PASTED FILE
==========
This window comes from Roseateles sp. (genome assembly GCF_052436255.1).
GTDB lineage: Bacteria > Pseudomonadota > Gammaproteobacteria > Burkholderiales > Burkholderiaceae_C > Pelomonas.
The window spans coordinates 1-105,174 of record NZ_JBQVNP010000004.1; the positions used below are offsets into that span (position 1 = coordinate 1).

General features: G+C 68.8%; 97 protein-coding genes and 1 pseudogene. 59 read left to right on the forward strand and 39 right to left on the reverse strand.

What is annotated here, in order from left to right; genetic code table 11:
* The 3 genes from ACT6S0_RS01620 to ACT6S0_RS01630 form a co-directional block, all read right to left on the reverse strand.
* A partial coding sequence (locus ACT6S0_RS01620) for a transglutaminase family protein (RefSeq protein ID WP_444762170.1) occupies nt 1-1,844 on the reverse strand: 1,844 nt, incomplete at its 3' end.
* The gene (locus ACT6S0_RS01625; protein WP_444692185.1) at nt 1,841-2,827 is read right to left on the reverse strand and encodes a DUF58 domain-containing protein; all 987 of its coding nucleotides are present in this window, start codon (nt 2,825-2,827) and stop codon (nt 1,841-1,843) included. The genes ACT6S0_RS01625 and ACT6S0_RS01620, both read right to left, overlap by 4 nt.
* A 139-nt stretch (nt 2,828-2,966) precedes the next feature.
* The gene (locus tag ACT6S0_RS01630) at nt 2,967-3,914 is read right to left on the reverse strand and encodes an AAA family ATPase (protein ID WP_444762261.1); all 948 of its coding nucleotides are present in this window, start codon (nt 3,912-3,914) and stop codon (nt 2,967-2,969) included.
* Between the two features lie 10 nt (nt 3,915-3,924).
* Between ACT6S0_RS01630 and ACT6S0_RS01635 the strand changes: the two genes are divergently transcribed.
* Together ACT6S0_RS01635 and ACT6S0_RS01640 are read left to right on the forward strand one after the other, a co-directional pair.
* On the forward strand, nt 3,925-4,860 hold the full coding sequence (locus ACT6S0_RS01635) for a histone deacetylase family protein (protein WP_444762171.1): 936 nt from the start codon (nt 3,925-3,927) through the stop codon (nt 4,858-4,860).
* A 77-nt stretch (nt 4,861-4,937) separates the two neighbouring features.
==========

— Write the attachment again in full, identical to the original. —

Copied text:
This window comes from Roseateles sp. (genome assembly GCF_052436255.1).
GTDB lineage: Bacteria > Pseudomonadota > Gammaproteobacteria > Burkholderiales > Burkholderiaceae_C > Pelomonas.
The window spans coordinates 1-105,174 of record NZ_JBQVNP010000004.1; the positions used below are offsets into that span (position 1 = coordinate 1).

General features: G+C 68.8%; 97 protein-coding genes and 1 pseudogene. 59 read left to right on the forward strand and 39 right to left on the reverse strand.

What is annotated here, in order from left to right; genetic code table 11:
* The 3 genes from ACT6S0_RS01620 to ACT6S0_RS01630 form a co-directional block, all read right to left on the reverse strand.
* A partial coding sequence (locus ACT6S0_RS01620) for a transglutaminase family protein (RefSeq protein ID WP_444762170.1) occupies nt 1-1,844 on the reverse strand: 1,844 nt, incomplete at its 3' end.
* The gene (locus ACT6S0_RS01625; protein WP_444692185.1) at nt 1,841-2,827 is read right to left on the reverse strand and encodes a DUF58 domain-containing protein; all 987 of its coding nucleotides are present in this window, start codon (nt 2,825-2,827) and stop codon (nt 1,841-1,843) included. The genes ACT6S0_RS01625 and ACT6S0_RS01620, both read right to left, overlap by 4 nt.
* A 139-nt stretch (nt 2,828-2,966) precedes the next feature.
* The gene (locus tag ACT6S0_RS01630) at nt 2,967-3,914 is read right to left on the reverse strand and encodes an AAA family ATPase (protein ID WP_444762261.1); all 948 of its coding nucleotides are present in this window, start codon (nt 3,912-3,914) and stop codon (nt 2,967-2,969) included.
* Between the two features lie 10 nt (nt 3,915-3,924).
* Between ACT6S0_RS01630 and ACT6S0_RS01635 the strand changes: the two genes are divergently transcribed.
* Together ACT6S0_RS01635 and ACT6S0_RS01640 are read left to right on the forward strand one after the other, a co-directional pair.
* On the forward strand, nt 3,925-4,860 hold the full coding sequence (locus ACT6S0_RS01635) for a histone deacetylase family protein (protein WP_444762171.1): 936 nt from the start codon (nt 3,925-3,927) through the stop codon (nt 4,858-4,860).
* A 77-nt stretch (nt 4,861-4,937) separates the two neighbouring features.